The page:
Saturday 17 to Thursday 22 June at 6:30 nightly
The time has come again for the Class 12 play. Throughout their high school career, Waldorf students focus on a different genre of play each year: class 9 – Shakespeare; class 10 – Greek Tragedy; class 11 – workshopped plays; class 12 – modern 20th century plays. This year, the class 12’s have made the rather unconventional choice of doing The Rocky Horror (Picture) Show. Ideally the class 12 process should involve only one play that features the whole class – who are involved on many different levels: directing, acting, costume design, stage management. This year’s class 12’s are doing just that, with most of the class having more than one part in the play and all being involved in backstage work, under the mentorship of drama teacher Janis Merand.
Drama is a discipline which teaches excellence on all levels. In order for the students to learn and fully understand this, they need to be able to find their way through the process, to make their own mistakes, to understand working as a group and taking responsibility both for individual and group choices. It takes a deft hand to know when to leave them to “flounder” and muddle things through and when to step in and pull the process back on track again. Naturally emotions run high, but the students have already said things like – “I have learnt so much about myself through this”; “I have learnt what my strengths and weakness are in a group”; “I have learnt when to recognise something that is just simply a bump in the road”; “I have found my voice”.
Although this part of the process is vital and is never seen from the outside, there still are the public performances of The Rocky Horror (Picture) Show to look forward to! These will take place at the high school from Saturday 17 June to Thursday 22 June at 6.30. Tickets cost R30. Seating is limited, so booking is strongly recommended – ph 021 785 1408 or email firstname.lastname@example.org. Payment for your ticket secures your reservation.
Briefly, the story centres on a young, newly engaged couple (the preppy Brad and Janet) whose car breaks down in the rain near a castle where they seek a telephone to call for help. The castle is occupied by strangers in elaborate (and often revealing) costumes celebrating an annual convention. They discover the head of the house is Frank N. Furter, an apparent mad scientist who actually is an alien transvestite who creates a living muscle man in his laboratory. The couple is seduced separately by the mad scientist and eventually released by the servants who take control.
The Rocky Horror Picture Show in its most famous incarnation is a 1975 musical comedy horror film, featuring Tim Curry as transvestite Frank N. Furter. It was based on the 1973 musical stage production The Rocky Horror Show. The production is a parody tribute to the science fiction and horror B movies of the 1930s through to the early 1970s. It gained cult status, as audience members increasingly became more involved with the film, talking back to the screen, began dressing as the characters and lip-synced characters’ lines. With this year’s production, we are hoping to encourage similar “shadow casts”, we urge audience members to dress up! There will be karaoke sheets available to sing along – please join in the fun!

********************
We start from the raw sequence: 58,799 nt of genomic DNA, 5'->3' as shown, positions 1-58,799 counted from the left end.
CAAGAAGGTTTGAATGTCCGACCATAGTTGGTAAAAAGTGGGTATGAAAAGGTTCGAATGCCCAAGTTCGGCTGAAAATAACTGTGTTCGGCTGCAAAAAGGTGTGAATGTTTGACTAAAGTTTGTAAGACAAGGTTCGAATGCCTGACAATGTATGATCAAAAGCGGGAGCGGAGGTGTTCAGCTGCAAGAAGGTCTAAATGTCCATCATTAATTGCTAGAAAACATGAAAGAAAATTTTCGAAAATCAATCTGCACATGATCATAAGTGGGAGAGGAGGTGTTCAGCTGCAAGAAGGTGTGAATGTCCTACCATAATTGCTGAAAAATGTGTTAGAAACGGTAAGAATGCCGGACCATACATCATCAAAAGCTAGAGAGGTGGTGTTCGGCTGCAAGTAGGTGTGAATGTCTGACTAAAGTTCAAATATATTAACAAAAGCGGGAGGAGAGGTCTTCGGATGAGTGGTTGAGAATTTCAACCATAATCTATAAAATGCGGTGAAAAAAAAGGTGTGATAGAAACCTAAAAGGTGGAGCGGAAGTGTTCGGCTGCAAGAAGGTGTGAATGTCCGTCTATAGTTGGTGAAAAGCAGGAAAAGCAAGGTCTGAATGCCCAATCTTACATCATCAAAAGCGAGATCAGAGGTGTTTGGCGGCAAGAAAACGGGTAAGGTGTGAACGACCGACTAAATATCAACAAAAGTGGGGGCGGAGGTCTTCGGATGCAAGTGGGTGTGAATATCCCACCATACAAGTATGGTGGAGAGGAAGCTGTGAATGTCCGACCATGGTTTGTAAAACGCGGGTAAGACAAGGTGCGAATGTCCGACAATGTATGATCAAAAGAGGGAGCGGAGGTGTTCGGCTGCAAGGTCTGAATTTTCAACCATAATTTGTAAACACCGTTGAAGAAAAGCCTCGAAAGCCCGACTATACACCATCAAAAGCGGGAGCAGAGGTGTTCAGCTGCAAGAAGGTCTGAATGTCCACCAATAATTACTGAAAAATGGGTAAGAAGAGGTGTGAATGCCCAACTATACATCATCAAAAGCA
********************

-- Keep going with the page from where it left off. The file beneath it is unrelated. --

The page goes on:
The Rocky Horror (Picture) Show in its 2017 incarnation, still asks important questions. With the current fluidity around gender identity and the recognition of a growing LGBTI community, no longer on society’s fringes, but taking their place as productive, healthy and gradually accepted members of mainstream society – our own daring and high achieving Caster Semenya is an obvious example – cross-dressing and transvestitism no longer have such shock value. It is often misunderstood and maligned and our class 12’s are playing with these concepts through this production. We have a girl playing the role of Brad, for example, in one of the casts. One of the darker aspects that the play deals with is the seeming paradox of how limiting excess can be. We see the pleasure-seeking Frank, who will stop at virtually nothing to have his way – being caught in the cycle of this pursuit and claiming towards the end of the play: “It’s not easy having a good time – even smiling makes my face ache…”. We see Brad and Janet, innocent, naive, but with little imagination and depth, discovering their more sensual selves. Both positions taken to extremes limit the individual, but need to be brought into balance to live fulfilled, rounded lives.
Finally, this production needs to have an age restriction of no under 15’s. This is fairly common practice at Waldorf schools for the class 12 plays, as they often deal with subject matter inappropriate for a younger audience. Similarly, the cast presents themselves in vulnerable ways that they are trusting a mature audience will be able to appreciate. The interpretation of set and venue is also creative this year, as audiences will move through the castle with the performance, and will need to go up stairs at one point.
Refreshments will be on sale before the performance and at interval.
Dress up, sing along and join us for some rollicking fun! It’s just a jump to the left…
By Janis Merand